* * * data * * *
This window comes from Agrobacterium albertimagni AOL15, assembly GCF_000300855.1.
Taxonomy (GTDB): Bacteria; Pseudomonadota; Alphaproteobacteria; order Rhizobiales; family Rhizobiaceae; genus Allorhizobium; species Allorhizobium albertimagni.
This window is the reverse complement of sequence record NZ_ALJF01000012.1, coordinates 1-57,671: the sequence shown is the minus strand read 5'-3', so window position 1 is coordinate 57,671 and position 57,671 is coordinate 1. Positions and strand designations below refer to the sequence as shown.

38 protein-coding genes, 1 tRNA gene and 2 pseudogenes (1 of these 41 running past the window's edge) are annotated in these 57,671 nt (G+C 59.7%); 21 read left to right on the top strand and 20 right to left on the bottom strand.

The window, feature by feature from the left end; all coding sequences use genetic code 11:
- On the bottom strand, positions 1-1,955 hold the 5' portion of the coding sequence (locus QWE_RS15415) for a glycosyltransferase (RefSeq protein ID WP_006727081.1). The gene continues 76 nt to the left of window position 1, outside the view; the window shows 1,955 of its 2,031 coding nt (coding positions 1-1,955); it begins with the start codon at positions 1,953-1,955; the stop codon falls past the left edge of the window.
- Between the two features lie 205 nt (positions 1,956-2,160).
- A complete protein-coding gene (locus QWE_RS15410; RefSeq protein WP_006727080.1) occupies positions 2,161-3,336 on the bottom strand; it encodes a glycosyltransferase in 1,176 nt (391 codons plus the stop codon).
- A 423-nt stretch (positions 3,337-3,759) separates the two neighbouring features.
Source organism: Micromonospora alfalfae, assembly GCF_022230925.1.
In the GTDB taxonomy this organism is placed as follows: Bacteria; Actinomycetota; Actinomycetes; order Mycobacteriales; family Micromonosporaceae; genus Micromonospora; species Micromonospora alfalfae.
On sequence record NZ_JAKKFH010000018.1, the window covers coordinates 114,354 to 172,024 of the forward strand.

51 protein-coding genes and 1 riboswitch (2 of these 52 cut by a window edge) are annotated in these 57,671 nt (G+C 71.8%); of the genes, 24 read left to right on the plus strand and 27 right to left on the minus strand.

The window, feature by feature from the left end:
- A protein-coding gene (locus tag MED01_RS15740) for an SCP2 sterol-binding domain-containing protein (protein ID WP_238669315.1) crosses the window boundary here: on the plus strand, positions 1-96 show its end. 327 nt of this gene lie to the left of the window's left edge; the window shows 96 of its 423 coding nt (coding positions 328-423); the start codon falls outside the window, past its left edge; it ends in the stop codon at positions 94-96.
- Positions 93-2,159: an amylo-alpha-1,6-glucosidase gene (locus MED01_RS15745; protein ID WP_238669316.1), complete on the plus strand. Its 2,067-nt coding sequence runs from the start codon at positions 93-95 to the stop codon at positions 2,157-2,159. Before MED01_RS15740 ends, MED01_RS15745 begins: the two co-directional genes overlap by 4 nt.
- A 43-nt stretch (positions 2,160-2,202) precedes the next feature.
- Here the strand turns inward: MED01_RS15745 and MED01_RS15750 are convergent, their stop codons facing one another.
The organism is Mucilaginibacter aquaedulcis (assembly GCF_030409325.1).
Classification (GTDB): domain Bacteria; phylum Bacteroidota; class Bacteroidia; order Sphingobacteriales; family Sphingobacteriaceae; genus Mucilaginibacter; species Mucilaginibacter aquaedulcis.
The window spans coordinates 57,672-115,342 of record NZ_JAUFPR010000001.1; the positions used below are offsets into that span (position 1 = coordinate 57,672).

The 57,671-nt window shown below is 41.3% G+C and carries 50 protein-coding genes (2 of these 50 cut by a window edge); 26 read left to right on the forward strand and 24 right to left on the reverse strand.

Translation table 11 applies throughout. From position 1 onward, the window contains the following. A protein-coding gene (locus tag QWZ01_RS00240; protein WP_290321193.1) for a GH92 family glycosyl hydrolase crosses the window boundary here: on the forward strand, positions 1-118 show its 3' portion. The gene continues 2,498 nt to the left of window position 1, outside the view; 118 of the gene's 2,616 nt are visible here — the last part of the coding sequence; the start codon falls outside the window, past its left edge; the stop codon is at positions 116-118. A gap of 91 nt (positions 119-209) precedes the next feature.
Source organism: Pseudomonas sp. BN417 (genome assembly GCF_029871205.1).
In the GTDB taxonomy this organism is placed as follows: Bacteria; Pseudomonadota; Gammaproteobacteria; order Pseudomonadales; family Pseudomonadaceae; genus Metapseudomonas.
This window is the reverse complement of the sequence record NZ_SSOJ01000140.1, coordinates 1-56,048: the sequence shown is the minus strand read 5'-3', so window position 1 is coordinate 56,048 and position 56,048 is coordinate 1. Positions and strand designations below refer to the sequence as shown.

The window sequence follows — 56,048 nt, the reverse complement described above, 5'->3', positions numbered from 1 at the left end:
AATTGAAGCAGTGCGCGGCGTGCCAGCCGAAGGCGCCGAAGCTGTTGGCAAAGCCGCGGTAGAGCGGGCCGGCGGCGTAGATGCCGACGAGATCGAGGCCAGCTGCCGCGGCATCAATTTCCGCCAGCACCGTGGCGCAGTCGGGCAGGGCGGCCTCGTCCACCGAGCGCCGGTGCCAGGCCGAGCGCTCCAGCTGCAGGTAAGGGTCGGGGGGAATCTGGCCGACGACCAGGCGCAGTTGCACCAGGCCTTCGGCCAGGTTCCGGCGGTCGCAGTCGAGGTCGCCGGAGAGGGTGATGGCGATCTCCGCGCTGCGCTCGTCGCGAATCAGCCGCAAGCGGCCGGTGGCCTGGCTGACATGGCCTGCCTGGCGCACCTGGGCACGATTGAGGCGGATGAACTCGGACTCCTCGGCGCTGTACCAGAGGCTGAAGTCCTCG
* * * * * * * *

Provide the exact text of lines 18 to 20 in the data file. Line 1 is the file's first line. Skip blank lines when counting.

- Here the strand turns inward: MED01_RS15745 and MED01_RS15750 are convergent, their stop codons facing one another.
The organism is Mucilaginibacter aquaedulcis (assembly GCF_030409325.1).
Classification (GTDB): domain Bacteria; phylum Bacteroidota; class Bacteroidia; order Sphingobacteriales; family Sphingobacteriaceae; genus Mucilaginibacter; species Mucilaginibacter aquaedulcis.